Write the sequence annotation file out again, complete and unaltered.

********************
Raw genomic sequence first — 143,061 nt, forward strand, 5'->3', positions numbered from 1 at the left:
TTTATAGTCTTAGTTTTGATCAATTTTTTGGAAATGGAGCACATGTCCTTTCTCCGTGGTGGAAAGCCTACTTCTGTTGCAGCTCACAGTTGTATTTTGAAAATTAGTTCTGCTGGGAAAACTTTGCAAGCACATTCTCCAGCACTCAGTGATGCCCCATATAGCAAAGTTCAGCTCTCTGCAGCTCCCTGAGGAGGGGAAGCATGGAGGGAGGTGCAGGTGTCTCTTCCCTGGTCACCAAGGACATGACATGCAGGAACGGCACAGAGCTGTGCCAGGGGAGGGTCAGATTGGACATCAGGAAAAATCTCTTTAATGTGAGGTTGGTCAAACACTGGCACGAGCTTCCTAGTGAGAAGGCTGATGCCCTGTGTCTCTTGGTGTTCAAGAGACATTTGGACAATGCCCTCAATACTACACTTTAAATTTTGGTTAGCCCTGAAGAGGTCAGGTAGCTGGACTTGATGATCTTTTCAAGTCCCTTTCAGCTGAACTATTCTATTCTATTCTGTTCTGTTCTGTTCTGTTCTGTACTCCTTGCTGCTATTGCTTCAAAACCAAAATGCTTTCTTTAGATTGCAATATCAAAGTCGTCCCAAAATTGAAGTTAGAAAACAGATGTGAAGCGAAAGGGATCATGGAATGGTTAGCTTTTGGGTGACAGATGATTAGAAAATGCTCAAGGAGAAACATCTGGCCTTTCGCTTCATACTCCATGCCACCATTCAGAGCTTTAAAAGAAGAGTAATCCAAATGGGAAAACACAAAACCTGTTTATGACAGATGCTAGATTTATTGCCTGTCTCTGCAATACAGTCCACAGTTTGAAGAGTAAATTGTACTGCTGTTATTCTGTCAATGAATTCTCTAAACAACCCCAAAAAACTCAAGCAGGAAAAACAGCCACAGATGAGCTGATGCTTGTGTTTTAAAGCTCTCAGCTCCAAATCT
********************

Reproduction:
Raw genomic sequence first — 143,061 nt, forward strand, 5'->3', positions numbered from 1 at the left:
TTTATAGTCTTAGTTTTGATCAATTTTTTGGAAATGGAGCACATGTCCTTTCTCCGTGGTGGAAAGCCTACTTCTGTTGCAGCTCACAGTTGTATTTTGAAAATTAGTTCTGCTGGGAAAACTTTGCAAGCACATTCTCCAGCACTCAGTGATGCCCCATATAGCAAAGTTCAGCTCTCTGCAGCTCCCTGAGGAGGGGAAGCATGGAGGGAGGTGCAGGTGTCTCTTCCCTGGTCACCAAGGACATGACATGCAGGAACGGCACAGAGCTGTGCCAGGGGAGGGTCAGATTGGACATCAGGAAAAATCTCTTTAATGTGAGGTTGGTCAAACACTGGCACGAGCTTCCTAGTGAGAAGGCTGATGCCCTGTGTCTCTTGGTGTTCAAGAGACATTTGGACAATGCCCTCAATACTACACTTTAAATTTTGGTTAGCCCTGAAGAGGTCAGGTAGCTGGACTTGATGATCTTTTCAAGTCCCTTTCAGCTGAACTATTCTATTCTATTCTGTTCTGTTCTGTTCTGTTCTGTACTCCTTGCTGCTATTGCTTCAAAACCAAAATGCTTTCTTTAGATTGCAATATCAAAGTCGTCCCAAAATTGAAGTTAGAAAACAGATGTGAAGCGAAAGGGATCATGGAATGGTTAGCTTTTGGGTGACAGATGATTAGAAAATGCTCAAGGAGAAACATCTGGCCTTTCGCTTCATACTCCATGCCACCATTCAGAGCTTTAAAAGAAGAGTAATCCAAATGGGAAAACACAAAACCTGTTTATGACAGATGCTAGATTTATTGCCTGTCTCTGCAATACAGTCCACAGTTTGAAGAGTAAATTGTACTGCTGTTATTCTGTCAATGAATTCTCTAAACAACCCCAAAAAACTCAAGCAGGAAAAACAGCCACAGATGAGCTGATGCTTGTGTTTTAAAGCTCTCAGCTCCAAATCT